Preparing for emergencies is nothing new for Patricia Bean, Hillsborough County, Fla., administrator. After all, hurricanes are a way of life in the Southeast, and readiness for the next storm is at the top of every official’s list of essential tasks. But, anticipating an influenza pandemic is different. “We’re used to dealing with a situation that we see coming and then passes,” she says about hurricanes. “But this situation is very different. We may have 30 to 40 percent of our staff out of work. How can we cover that?”
A comprehensive resource for healthcare planners and practitioners, the new guidance offers information and tools to assist the industry in preparing for and responding to an influenza pandemic. It includes technical information on infection control and industrial hygiene practices to reduce the risk of infection in healthcare settings; workplace preparations and planning issues; and OSHA standards that have special importance to pandemic preparedness planners and responders in the industry.
The chart on the following page was developed to assist managers and supervisors in determining the appropriate course of action when confronted in the workplace with an employee who appears ill during a declared pandemic influenza outbreak or an employee who has been exposed to pandemic influenza. Employees who appear to be ill include those workers with pandemic flu-like symptoms (based on symptoms identified by the Centers for Disease Control and Prevention (CDC), which will be posted at www.pandemicflu.gov once the symptoms are known). Employees who have been exposed to pandemic influenza include those employees who have a known, recent, and direct exposure to pandemic influenza (also based on guidance from CDC and from the Occupational Safety and Health Administration (OSHA). The chart is intended to assist Federal supervisors and managers in assessing the capacity of their workforce to carry out the work for which the supervisor or manager will remain accountable during a pandemic influenza.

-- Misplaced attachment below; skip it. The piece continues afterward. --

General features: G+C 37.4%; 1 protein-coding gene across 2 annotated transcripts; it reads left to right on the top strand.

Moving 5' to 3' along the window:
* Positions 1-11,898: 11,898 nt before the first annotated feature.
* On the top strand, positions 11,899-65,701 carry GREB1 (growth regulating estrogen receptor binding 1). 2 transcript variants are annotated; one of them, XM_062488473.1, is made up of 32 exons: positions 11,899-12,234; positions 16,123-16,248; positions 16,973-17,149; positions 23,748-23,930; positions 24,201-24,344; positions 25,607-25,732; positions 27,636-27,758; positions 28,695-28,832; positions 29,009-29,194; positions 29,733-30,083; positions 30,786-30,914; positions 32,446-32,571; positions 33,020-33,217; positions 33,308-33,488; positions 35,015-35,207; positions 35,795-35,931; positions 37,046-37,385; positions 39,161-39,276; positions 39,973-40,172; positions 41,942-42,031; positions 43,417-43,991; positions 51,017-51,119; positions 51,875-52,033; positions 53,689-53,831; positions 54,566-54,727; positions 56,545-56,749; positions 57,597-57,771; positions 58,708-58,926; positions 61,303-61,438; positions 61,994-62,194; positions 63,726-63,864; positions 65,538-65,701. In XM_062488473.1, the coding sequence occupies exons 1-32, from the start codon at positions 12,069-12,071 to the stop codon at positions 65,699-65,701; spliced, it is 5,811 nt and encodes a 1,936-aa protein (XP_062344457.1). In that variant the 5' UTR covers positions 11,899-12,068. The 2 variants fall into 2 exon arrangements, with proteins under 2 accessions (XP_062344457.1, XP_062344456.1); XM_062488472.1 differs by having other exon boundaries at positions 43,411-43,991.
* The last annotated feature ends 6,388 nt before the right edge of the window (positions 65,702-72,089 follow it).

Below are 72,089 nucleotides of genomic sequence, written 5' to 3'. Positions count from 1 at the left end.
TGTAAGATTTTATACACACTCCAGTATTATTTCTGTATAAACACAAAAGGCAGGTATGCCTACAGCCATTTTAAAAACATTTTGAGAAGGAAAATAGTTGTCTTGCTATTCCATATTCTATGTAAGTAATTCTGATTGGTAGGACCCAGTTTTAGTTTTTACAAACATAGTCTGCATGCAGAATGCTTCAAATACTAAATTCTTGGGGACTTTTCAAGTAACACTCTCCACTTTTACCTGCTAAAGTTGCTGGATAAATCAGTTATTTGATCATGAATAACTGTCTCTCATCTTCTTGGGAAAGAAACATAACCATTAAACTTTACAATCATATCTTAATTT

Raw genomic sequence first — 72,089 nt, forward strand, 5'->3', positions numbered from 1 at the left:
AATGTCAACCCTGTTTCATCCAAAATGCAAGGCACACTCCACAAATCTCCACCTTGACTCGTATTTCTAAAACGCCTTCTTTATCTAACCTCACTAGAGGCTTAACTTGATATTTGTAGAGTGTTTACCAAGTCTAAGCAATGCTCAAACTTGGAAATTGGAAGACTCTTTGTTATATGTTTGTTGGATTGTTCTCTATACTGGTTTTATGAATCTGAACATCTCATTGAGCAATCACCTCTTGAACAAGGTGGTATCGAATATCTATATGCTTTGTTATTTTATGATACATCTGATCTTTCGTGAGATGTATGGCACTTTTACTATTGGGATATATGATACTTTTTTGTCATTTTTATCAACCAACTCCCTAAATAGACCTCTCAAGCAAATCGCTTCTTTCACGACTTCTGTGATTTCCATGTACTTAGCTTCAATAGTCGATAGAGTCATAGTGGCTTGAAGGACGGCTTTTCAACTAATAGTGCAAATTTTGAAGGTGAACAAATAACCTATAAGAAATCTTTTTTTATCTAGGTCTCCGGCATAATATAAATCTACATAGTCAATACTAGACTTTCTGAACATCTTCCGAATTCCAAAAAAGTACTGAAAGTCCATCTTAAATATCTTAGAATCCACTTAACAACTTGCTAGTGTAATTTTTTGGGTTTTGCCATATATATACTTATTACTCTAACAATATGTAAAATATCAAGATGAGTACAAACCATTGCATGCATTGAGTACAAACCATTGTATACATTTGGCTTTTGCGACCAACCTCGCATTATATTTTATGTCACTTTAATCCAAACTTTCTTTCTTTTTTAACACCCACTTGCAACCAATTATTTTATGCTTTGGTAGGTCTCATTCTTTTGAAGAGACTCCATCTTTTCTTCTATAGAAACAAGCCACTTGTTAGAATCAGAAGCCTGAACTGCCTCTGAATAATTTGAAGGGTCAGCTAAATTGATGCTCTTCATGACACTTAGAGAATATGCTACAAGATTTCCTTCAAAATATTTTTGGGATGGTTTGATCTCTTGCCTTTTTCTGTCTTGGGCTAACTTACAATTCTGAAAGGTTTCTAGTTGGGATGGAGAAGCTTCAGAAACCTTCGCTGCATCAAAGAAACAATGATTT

The purpose of this document is to provide guidance for developing best practices and model protocols for use by State, local, tribal, and territorial personnel in the development of pandemic influenza plans, preparedness activities, training, and exercises. The content is a synopsis of input received from Federal, State, local, territorial, and tribal emergency medical services (EMS), fire, emergency management, public works, and sector-specific participants during a three-day forum sponsored by the Department of Homeland Security’s Chief Medical Officer and hosted by the U.S. Fire Administration on 23-25 February 2007. The results of this forum are being coordinated with the ongoing efforts of the Department of Transportation, the Department of Health and Human Services, and others.